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Five years have passed since the Chabahar port in Iran was promised a new lease of life with both the U.S.-Iran nuclear deal in 2016 and an assurance of investments from India. Chabahar is operational today but remains quite a way off from its original vision as a result of the Iran-U.S. rivalry, the reimposition of U.S. sanctions, and the less overt, complicated working relationship between Iran and India. The port’s journey has been, simultaneously, a story of a project overcome with difficulties and one that is being slowly steered by Iran and India towards a stated, but altered, end. 

Birth Pangs

Chabahar is located in Iran’s southeastern province of Sistan-va-Baluchestan, one of the country’s most underdeveloped regions. Unlike Iran’s busiest port, Bandar Abbas, Chabahar is a deep-sea port outside of the Strait of Hormuz with direct access to the Indian Ocean. This implies the port’s commercial activities remain unaffected if the strait is shut down. Routing more trade through this port would also save Iran significant fees spent in Dubai, a major re-export hub for its goods. 

The development of Chabahar into a trade and transhipment hub was first raised by Iranian President Mohammed Khatami during his visit to India in 2003. For India, the port and its connecting routes through Iranian territory represent an easier route into Afghanistan because it allows India to bypass Pakistan, which has denied similar land access. Both India and Iran also want Chabahar’s inclusion to the International North-South Transport Corridor (INSTC), a multimodal network that would halve transit times and cut carriage costs by almost 30 percent to Central Asia, the Caucasus, and Russia.

Chabahar is operational today but remains quite a way off from its original vision as a result of the Iran-U.S. rivalry, the reimposition of U.S. sanctions, and the less overt, complicated working relationship between Iran and India.

It would take another decade before the proposal took off at the sidelines of the Non-Aligned Movement summit hosted by Iran in 2012—the same year the United States imposed unilateral sanctions on the country. The Obama administration expressed its displeasure with the summit but signalled its tacit support for the port, terming it essential to Afghanistan’s economic stability. Following the Iranian nuclear deal in 2016, India signed a contract committing USD $85 million with Iran to upgrade two terminals at the Shahid Beheshti port of Chabahar, promised credit lines worth USD $150 million and agreed to invest in the port’s free-trade zone and improve trilateral connectivity with Afghanistan.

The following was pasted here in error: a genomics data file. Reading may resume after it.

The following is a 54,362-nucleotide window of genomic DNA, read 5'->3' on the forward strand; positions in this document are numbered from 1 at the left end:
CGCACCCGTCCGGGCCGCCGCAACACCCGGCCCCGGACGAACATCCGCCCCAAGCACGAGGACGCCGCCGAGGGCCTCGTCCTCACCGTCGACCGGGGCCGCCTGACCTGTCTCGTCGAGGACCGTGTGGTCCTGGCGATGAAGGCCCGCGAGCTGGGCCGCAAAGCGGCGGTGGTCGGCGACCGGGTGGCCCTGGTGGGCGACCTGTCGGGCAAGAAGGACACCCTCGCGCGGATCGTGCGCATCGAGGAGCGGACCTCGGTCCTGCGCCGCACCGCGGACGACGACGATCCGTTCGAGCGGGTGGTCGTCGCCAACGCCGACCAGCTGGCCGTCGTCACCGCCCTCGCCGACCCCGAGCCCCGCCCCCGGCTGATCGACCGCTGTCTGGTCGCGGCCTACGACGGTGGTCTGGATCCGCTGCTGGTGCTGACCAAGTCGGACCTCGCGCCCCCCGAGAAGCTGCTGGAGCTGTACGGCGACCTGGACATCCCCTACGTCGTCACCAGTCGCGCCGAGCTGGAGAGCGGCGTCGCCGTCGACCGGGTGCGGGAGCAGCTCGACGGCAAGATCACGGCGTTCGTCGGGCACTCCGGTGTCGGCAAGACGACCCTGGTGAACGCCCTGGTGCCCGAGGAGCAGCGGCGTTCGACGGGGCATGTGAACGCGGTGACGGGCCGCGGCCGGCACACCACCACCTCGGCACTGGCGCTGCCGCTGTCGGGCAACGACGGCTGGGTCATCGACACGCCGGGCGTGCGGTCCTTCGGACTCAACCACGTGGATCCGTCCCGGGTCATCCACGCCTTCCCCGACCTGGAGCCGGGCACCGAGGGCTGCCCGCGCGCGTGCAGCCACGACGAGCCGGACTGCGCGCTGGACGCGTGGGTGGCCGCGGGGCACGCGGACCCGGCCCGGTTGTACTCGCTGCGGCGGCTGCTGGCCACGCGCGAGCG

The thaw in U.S.-Iran relations was short-lived. The election of Donald J. Trump later that year resulted in a U.S. withdrawal from the nuclear deal and a “maximum pressure” campaign with a cascade of sanctions. The disconnect between the project’s ambitions and realities widened as a result.

One Step Forward, Two Steps Back

The pressures faced by the port were numerous. First, the Iran-U.S. conversation soured following Trump’s election. In the world of sanctions, talk is never cheap. The mere threat of secondary sanctions, which put pressure on third countries to stop activities with Iran, scares foreign banks and companies away as they risk losing access to the U.S. financial system, thereby imposing costs on the project. This limited the financing options available for Chabahar’s development. European and Indian firms that previously showed interest in either selling equipment or operating the port complex reconsidered their involvement. It drove the Indian state entity overseeing Chabahar’s development—India Global Ports Limited (IGPL)—to award a contract (later rescinded) to a Chinese crane supplier blacklisted in India.

Second, India—a close partner of the United States—was forced to pause and re-strategize on Chabahar since Washington’s support was critical to countering China’s growing economic and military footprint. India stopped Iranian oil imports to signal its willingness to work with Trump in return for an assurance that Chabahar was off the table when it came to sanctions. The Modi government ended up not spending funds on the project between 2017-19 as it came to terms with a disruptive and transactional Trump administration. The port was ultimately granted a sanction waiver by the United States, but this did not improve investor confidence in the port.

Third, these setbacks further inconvenienced an already difficult working relationship between Iran and India. Setting aside the buyer-seller energy relationship and notable cooperation in the early 2000s to overthrow the Taliban in Afghanistan, their bilateral track record, particularly on the economic side, has been modest at best. Proposals to develop the Farzad B gas field or the much older Iran-Pakistan-India pipeline failed to take off after bitter negotiations that spanned decades. Even on Chabahar, senior Indian officials publicly expressed frustration over Iran changing terms in “very fundamental ways” at least three times between 2016-18. New Delhi’s decision to go slow upset Tehran, which threatened to eject India from associated projects, such as the proposed railway route connecting Chabahar to Afghanistan.